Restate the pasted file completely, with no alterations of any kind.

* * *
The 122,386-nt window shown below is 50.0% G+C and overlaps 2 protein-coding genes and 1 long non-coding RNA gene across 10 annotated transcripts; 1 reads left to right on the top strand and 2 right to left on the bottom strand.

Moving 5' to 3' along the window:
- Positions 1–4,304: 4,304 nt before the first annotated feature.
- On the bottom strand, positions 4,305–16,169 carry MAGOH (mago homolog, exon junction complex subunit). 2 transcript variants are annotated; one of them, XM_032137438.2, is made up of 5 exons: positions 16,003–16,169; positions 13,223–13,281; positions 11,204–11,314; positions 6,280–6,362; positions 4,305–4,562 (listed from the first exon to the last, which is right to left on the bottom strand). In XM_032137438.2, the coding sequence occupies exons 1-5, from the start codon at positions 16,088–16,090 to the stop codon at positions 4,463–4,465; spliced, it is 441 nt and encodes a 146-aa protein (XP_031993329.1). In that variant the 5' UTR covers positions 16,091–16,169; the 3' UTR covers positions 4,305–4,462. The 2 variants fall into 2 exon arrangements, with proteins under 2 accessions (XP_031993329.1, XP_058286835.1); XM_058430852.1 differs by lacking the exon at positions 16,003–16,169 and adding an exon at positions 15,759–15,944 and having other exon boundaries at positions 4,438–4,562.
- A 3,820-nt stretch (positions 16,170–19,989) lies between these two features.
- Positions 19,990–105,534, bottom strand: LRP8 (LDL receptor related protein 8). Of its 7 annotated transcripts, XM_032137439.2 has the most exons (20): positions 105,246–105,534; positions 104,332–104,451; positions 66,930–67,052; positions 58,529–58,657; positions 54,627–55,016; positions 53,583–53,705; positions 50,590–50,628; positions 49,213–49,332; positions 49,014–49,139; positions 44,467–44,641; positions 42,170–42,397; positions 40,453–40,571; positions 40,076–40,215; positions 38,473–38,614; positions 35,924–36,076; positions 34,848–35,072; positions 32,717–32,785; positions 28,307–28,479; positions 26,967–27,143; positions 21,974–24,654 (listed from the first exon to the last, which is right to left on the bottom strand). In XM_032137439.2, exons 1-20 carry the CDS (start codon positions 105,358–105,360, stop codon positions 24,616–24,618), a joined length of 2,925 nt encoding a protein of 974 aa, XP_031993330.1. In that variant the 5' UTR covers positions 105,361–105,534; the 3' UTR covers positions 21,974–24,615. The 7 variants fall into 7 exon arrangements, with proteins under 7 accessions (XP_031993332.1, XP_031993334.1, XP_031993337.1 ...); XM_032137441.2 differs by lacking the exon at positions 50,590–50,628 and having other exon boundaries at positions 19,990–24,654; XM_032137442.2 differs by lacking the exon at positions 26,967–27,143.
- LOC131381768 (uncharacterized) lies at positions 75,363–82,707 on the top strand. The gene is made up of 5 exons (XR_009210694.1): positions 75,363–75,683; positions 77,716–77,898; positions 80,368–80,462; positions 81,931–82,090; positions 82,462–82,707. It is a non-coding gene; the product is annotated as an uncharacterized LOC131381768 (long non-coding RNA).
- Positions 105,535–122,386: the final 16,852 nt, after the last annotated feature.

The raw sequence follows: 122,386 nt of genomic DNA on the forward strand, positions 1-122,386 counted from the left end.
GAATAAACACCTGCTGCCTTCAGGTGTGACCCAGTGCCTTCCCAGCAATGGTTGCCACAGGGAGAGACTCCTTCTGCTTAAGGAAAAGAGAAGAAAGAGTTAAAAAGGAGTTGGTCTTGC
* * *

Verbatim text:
The 122,386-nt window shown below is 50.0% G+C and overlaps 2 protein-coding genes and 1 long non-coding RNA gene across 10 annotated transcripts; 1 reads left to right on the top strand and 2 right to left on the bottom strand.

Moving 5' to 3' along the window:
- Positions 1–4,304: 4,304 nt before the first annotated feature.
- On the bottom strand, positions 4,305–16,169 carry MAGOH (mago homolog, exon junction complex subunit). 2 transcript variants are annotated; one of them, XM_032137438.2, is made up of 5 exons: positions 16,003–16,169; positions 13,223–13,281; positions 11,204–11,314; positions 6,280–6,362; positions 4,305–4,562 (listed from the first exon to the last, which is right to left on the bottom strand). In XM_032137438.2, the coding sequence occupies exons 1-5, from the start codon at positions 16,088–16,090 to the stop codon at positions 4,463–4,465; spliced, it is 441 nt and encodes a 146-aa protein (XP_031993329.1). In that variant the 5' UTR covers positions 16,091–16,169; the 3' UTR covers positions 4,305–4,462. The 2 variants fall into 2 exon arrangements, with proteins under 2 accessions (XP_031993329.1, XP_058286835.1); XM_058430852.1 differs by lacking the exon at positions 16,003–16,169 and adding an exon at positions 15,759–15,944 and having other exon boundaries at positions 4,438–4,562.
- A 3,820-nt stretch (positions 16,170–19,989) lies between these two features.
- Positions 19,990–105,534, bottom strand: LRP8 (LDL receptor related protein 8). Of its 7 annotated transcripts, XM_032137439.2 has the most exons (20): positions 105,246–105,534; positions 104,332–104,451; positions 66,930–67,052; positions 58,529–58,657; positions 54,627–55,016; positions 53,583–53,705; positions 50,590–50,628; positions 49,213–49,332; positions 49,014–49,139; positions 44,467–44,641; positions 42,170–42,397; positions 40,453–40,571; positions 40,076–40,215; positions 38,473–38,614; positions 35,924–36,076; positions 34,848–35,072; positions 32,717–32,785; positions 28,307–28,479; positions 26,967–27,143; positions 21,974–24,654 (listed from the first exon to the last, which is right to left on the bottom strand). In XM_032137439.2, exons 1-20 carry the CDS (start codon positions 105,358–105,360, stop codon positions 24,616–24,618), a joined length of 2,925 nt encoding a protein of 974 aa, XP_031993330.1. In that variant the 5' UTR covers positions 105,361–105,534; the 3' UTR covers positions 21,974–24,615. The 7 variants fall into 7 exon arrangements, with proteins under 7 accessions (XP_031993332.1, XP_031993334.1, XP_031993337.1 ...); XM_032137441.2 differs by lacking the exon at positions 50,590–50,628 and having other exon boundaries at positions 19,990–24,654; XM_032137442.2 differs by lacking the exon at positions 26,967–27,143.
- LOC131381768 (uncharacterized) lies at positions 75,363–82,707 on the top strand. The gene is made up of 5 exons (XR_009210694.1): positions 75,363–75,683; positions 77,716–77,898; positions 80,368–80,462; positions 81,931–82,090; positions 82,462–82,707. It is a non-coding gene; the product is annotated as an uncharacterized LOC131381768 (long non-coding RNA).
- Positions 105,535–122,386: the final 16,852 nt, after the last annotated feature.

The raw sequence follows: 122,386 nt of genomic DNA on the forward strand, positions 1-122,386 counted from the left end.
GAATAAACACCTGCTGCCTTCAGGTGTGACCCAGTGCCTTCCCAGCAATGGTTGCCACAGGGAGAGACTCCTTCTGCTTAAGGAAAAGAGAAGAAAGAGTTAAAAAGGAGTTGGTCTTGC